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Make it easy 'Corpse Flowers' Are a Thing, and You Can Watch One Bloom

Illustration for article titled 'Corpse Flowers' Are a Thing, and You Can Watch One Bloom

Photo: Isabelle OHara (Shutterstock)

There are two words I think we can all agree don’t belong together and they are as follows: corpse and flower. And yet, not only are corpse flowers a thing, they are a giant thing. The amorphophallus titanum or “corpse flower” is a huge flower that, when it blooms, gives off a smell akin to rotting meat. Corpse flowers are nature at its most intriguing, and if you’re lucky enough, there might be one near you—nearly every state has one. Even if you don’t, there’s a way to watch one bloom in the next few days, and we recommend you do.

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What the hell is a corpse flower?

Corpse flowers are known as the largest flowering plant in the world. It’s a tropical plant native to western Sumatra, Indonesia, with a life expectancy of 30—40 years. The “spadix” or log tube center can grow up to 15 feet in height, and the leaves grow to nearly 13 feet wide. The outside is green like any flower bulb, and the leaves (or petals) are generally dark red or burgundy. The massive flower is part of the araceae family and is related to smaller plants like philodendrons, calla lilies, and peace lilies. They are also in the same family as skunk cabbage (big surprise).

They bloom on average every seven to 10 years, and when it does bloom, it will only do so once that year. Once the flower opens, it emits a strong, pungent smell that’s said to resemble rotting meat, or “flesh” (hence, “corpse”). Lifehacker senior health editor Beth Skwarecki recalls the smell as having more of a “warm garbage” odor and compares the experience to walking past a really ripe dumpster on a summer day.”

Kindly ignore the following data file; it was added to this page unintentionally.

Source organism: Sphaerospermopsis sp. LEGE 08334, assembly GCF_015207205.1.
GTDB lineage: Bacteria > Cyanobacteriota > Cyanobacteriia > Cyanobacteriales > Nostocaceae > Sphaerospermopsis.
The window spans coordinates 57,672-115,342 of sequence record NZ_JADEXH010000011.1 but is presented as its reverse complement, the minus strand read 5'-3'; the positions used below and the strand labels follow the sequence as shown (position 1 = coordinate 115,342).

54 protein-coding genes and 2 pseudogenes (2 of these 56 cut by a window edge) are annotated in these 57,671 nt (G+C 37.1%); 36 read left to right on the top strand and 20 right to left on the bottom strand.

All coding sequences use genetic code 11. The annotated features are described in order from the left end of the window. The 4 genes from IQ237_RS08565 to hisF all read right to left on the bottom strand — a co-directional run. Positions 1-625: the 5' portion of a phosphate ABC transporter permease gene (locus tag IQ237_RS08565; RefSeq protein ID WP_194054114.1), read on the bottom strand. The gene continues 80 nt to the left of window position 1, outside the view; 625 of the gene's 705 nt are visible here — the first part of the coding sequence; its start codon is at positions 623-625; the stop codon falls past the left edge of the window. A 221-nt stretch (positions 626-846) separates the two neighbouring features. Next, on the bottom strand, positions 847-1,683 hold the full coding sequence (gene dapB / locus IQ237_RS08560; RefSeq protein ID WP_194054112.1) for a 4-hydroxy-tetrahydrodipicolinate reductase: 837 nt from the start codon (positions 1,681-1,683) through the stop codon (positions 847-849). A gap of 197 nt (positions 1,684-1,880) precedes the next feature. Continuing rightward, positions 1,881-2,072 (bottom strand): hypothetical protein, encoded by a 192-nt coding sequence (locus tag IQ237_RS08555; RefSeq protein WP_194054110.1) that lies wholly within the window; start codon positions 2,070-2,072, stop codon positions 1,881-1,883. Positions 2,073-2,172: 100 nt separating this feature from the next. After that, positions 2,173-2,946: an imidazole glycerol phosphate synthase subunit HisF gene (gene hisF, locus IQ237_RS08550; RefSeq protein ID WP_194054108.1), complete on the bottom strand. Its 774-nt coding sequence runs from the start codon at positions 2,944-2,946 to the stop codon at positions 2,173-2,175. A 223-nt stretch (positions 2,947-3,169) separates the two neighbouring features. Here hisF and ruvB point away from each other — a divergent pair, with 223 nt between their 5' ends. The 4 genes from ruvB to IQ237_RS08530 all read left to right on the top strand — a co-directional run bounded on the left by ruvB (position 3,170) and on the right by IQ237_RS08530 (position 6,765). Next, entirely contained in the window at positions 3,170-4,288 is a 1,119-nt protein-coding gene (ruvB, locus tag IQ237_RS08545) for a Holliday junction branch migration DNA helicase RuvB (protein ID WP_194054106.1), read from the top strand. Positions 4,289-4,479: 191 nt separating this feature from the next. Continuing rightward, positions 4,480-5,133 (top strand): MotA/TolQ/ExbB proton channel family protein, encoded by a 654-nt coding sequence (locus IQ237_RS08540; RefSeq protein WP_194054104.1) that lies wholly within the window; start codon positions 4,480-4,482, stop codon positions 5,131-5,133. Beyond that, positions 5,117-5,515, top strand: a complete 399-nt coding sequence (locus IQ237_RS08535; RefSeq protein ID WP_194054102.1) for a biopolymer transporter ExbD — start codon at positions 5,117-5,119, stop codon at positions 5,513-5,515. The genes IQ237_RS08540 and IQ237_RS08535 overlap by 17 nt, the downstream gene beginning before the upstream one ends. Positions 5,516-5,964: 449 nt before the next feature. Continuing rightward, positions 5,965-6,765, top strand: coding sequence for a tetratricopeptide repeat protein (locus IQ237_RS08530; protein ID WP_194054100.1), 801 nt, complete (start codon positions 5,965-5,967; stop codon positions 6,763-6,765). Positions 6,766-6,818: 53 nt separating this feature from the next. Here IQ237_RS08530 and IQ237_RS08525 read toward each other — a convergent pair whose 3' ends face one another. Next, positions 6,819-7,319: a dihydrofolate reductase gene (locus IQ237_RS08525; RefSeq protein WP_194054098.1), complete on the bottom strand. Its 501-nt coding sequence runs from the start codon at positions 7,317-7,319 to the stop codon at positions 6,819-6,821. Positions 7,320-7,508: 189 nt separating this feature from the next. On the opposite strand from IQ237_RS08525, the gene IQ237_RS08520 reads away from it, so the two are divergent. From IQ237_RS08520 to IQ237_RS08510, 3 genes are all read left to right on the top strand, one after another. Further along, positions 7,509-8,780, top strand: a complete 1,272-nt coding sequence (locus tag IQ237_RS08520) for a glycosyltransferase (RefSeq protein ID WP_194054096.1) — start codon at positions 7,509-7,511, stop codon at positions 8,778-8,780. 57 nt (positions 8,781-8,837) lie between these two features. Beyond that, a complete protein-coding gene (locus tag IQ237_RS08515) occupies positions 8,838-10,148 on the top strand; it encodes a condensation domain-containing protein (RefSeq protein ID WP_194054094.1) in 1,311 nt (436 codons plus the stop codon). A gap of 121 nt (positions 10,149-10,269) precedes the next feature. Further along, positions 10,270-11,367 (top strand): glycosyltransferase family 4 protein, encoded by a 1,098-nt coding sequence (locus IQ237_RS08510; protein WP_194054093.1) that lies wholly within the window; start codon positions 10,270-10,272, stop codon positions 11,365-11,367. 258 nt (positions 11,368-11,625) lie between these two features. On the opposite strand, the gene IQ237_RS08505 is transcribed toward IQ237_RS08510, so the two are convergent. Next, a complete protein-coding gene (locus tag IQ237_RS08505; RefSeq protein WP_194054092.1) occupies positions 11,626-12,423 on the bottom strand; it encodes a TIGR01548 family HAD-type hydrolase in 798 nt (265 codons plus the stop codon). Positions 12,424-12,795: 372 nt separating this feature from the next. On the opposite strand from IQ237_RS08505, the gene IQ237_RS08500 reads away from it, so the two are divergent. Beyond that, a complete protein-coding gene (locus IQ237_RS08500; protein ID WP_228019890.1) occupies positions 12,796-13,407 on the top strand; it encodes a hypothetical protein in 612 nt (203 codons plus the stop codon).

Why does a corpse flower smell like garbage?

According to the planting site Treehugger, the plant’s scientific name, amorphophallus titanum, is ancient Greek which translates to “giant, misshapen phallus.” The giant phallus is exactly that and is meant to attract insects for the pollination of its species. The pungent smell entices insects like dung beetles and flesh flies accustomed to feeding on dead or rotting material.

Floriculturist Tim Pollak spoke with Live Science about the rare plant and added, “Corpse flowers are also able to warm up to 98 degrees Fahrenheit (36.7 Celsius) to further fool the insects,” meaning the plant mimics a rotting human to survive.

Where to find a corpse flower

Corpse flowers are an endangered species, which is why you probably don’t see them on your average hike or may not have even heard about them before. Despite being rare, many states and conservatories house them—and name them.

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The San Francisco Conservatory of Flowers’ “Terra the Titanbloomed in 2017 and again in 2020. Another corpse flower bloomed last month at the U.S. Botanical Garden in Washington, D.C., and a corpse flower in Pittsburgh named “Romero” bloomed back in 2016. While there isn’t a dedicated site to track corpse flowers in the United States, this Wikipedia site has a list of publicized blooms around the country.

How to watch a corpse flower bloom live

The Huntington Botanical Garden in San Marino, Calif., is eagerly awaiting the bloom of their corpse flower, due any day now. The flower—aptly named “Stankosaurus Rex”—towers at a staggering 82 inches tall. There’s no way to know how tall it will be when it blooms, but staff and visitors are excited about the momentous occasion. You can track the bloom on The Huntington conservatory’s live feed here.

The live stream will be up for the days leading up to the flower opening and will continue through all of its bloom, so check back periodically to see Stankosaurus Rex in all of its smelly glory.

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Source link: lifehacker.com

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